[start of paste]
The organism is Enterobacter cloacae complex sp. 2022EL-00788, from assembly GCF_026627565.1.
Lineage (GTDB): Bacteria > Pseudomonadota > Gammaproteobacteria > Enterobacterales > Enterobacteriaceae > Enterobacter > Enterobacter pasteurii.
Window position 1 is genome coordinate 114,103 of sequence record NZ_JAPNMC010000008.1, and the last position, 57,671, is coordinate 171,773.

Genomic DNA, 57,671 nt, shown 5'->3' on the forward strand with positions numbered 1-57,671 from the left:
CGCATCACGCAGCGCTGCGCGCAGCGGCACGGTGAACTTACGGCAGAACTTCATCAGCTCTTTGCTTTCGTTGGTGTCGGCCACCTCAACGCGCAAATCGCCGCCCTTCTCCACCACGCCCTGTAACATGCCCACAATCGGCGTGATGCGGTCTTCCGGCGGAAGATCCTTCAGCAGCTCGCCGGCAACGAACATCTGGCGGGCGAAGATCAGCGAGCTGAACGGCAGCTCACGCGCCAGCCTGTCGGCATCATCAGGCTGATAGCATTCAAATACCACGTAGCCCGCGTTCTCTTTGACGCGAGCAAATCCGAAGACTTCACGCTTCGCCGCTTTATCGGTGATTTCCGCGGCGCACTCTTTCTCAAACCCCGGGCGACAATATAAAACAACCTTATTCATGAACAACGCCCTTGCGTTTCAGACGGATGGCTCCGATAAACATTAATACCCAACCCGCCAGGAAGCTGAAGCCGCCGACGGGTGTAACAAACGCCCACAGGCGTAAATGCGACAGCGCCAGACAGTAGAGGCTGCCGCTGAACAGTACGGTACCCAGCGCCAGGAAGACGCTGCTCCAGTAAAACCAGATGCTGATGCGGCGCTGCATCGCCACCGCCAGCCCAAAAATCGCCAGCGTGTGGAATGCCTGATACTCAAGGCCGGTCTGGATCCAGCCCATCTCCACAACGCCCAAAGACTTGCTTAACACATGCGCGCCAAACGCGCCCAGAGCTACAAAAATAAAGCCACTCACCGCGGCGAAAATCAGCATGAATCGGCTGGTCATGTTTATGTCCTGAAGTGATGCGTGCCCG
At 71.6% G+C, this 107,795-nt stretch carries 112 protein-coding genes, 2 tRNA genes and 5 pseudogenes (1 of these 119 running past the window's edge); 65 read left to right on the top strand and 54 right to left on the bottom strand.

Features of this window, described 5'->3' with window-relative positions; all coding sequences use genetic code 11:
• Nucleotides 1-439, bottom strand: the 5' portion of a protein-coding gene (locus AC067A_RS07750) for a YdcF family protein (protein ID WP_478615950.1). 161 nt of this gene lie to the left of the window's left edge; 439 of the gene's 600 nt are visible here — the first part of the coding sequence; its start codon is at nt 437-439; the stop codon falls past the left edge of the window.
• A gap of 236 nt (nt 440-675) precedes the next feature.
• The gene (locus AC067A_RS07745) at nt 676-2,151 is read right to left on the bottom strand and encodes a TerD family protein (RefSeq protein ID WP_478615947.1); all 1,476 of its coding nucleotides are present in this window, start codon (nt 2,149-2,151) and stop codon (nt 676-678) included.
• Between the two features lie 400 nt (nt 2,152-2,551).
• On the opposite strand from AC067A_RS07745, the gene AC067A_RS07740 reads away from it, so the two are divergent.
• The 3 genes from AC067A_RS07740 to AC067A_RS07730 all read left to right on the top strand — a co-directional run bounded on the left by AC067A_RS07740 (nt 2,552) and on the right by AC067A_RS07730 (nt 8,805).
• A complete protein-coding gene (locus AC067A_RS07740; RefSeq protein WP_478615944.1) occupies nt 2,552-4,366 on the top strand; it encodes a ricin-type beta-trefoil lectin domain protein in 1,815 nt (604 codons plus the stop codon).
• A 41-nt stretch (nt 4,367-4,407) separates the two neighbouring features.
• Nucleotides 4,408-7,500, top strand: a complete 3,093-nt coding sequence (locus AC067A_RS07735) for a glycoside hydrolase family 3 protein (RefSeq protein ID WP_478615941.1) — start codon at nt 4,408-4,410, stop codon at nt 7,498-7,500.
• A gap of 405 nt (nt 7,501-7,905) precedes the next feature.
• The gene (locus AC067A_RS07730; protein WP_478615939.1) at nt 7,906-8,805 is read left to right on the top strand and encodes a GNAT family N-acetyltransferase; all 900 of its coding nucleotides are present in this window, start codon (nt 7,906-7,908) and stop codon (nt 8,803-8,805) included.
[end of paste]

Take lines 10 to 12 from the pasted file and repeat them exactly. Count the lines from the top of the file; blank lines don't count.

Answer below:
• The gene (locus AC067A_RS07745) at nt 676-2,151 is read right to left on the bottom strand and encodes a TerD family protein (RefSeq protein ID WP_478615947.1); all 1,476 of its coding nucleotides are present in this window, start codon (nt 2,149-2,151) and stop codon (nt 676-678) included.
• Between the two features lie 400 nt (nt 2,152-2,551).
• On the opposite strand from AC067A_RS07745, the gene AC067A_RS07740 reads away from it, so the two are divergent.